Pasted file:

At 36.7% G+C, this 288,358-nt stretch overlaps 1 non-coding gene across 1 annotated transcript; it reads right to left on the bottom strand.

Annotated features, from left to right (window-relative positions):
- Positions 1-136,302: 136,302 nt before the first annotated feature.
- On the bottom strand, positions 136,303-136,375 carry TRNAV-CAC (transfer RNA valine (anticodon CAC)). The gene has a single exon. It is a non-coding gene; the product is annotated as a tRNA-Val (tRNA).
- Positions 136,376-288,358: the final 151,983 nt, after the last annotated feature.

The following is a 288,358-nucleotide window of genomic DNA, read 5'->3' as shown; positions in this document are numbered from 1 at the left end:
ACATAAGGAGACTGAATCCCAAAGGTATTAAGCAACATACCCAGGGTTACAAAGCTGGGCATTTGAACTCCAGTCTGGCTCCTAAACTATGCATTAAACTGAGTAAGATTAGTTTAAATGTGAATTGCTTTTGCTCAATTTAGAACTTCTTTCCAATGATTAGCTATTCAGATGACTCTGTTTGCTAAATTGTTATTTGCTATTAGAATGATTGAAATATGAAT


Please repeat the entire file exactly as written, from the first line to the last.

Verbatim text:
At 36.7% G+C, this 288,358-nt stretch overlaps 1 non-coding gene across 1 annotated transcript; it reads right to left on the bottom strand.

Annotated features, from left to right (window-relative positions):
- Positions 1-136,302: 136,302 nt before the first annotated feature.
- On the bottom strand, positions 136,303-136,375 carry TRNAV-CAC (transfer RNA valine (anticodon CAC)). The gene has a single exon. It is a non-coding gene; the product is annotated as a tRNA-Val (tRNA).
- Positions 136,376-288,358: the final 151,983 nt, after the last annotated feature.

The following is a 288,358-nucleotide window of genomic DNA, read 5'->3' as shown; positions in this document are numbered from 1 at the left end:
ACATAAGGAGACTGAATCCCAAAGGTATTAAGCAACATACCCAGGGTTACAAAGCTGGGCATTTGAACTCCAGTCTGGCTCCTAAACTATGCATTAAACTGAGTAAGATTAGTTTAAATGTGAATTGCTTTTGCTCAATTTAGAACTTCTTTCCAATGATTAGCTATTCAGATGACTCTGTTTGCTAAATTGTTATTTGCTATTAGAATGATTGAAATATGAAT